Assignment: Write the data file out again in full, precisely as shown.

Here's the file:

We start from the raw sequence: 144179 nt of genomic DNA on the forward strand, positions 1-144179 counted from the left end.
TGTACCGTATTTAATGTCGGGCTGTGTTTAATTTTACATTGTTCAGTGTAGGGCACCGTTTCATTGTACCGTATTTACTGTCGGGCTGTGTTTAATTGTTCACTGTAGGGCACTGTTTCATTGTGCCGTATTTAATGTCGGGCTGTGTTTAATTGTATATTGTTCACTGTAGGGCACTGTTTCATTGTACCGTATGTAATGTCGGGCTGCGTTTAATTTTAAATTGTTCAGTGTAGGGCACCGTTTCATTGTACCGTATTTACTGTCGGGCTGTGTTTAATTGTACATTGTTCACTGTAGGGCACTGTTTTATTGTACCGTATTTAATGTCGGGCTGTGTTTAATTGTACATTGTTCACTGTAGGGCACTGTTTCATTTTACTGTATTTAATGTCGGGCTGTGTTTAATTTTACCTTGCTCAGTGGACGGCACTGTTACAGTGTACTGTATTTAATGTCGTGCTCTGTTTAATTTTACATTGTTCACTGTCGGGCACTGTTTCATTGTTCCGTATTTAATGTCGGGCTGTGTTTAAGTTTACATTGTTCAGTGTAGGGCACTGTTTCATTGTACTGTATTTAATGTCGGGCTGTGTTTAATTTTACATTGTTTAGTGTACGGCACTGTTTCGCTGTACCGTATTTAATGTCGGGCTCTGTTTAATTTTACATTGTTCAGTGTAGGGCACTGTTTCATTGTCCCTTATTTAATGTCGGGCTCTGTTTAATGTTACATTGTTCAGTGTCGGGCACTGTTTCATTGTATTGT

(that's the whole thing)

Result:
We start from the raw sequence: 144179 nt of genomic DNA on the forward strand, positions 1-144179 counted from the left end.
TGTACCGTATTTAATGTCGGGCTGTGTTTAATTTTACATTGTTCAGTGTAGGGCACCGTTTCATTGTACCGTATTTACTGTCGGGCTGTGTTTAATTGTTCACTGTAGGGCACTGTTTCATTGTGCCGTATTTAATGTCGGGCTGTGTTTAATTGTATATTGTTCACTGTAGGGCACTGTTTCATTGTACCGTATGTAATGTCGGGCTGCGTTTAATTTTAAATTGTTCAGTGTAGGGCACCGTTTCATTGTACCGTATTTACTGTCGGGCTGTGTTTAATTGTACATTGTTCACTGTAGGGCACTGTTTTATTGTACCGTATTTAATGTCGGGCTGTGTTTAATTGTACATTGTTCACTGTAGGGCACTGTTTCATTTTACTGTATTTAATGTCGGGCTGTGTTTAATTTTACCTTGCTCAGTGGACGGCACTGTTACAGTGTACTGTATTTAATGTCGTGCTCTGTTTAATTTTACATTGTTCACTGTCGGGCACTGTTTCATTGTTCCGTATTTAATGTCGGGCTGTGTTTAAGTTTACATTGTTCAGTGTAGGGCACTGTTTCATTGTACTGTATTTAATGTCGGGCTGTGTTTAATTTTACATTGTTTAGTGTACGGCACTGTTTCGCTGTACCGTATTTAATGTCGGGCTCTGTTTAATTTTACATTGTTCAGTGTAGGGCACTGTTTCATTGTCCCTTATTTAATGTCGGGCTCTGTTTAATGTTACATTGTTCAGTGTCGGGCACTGTTTCATTGTATTGT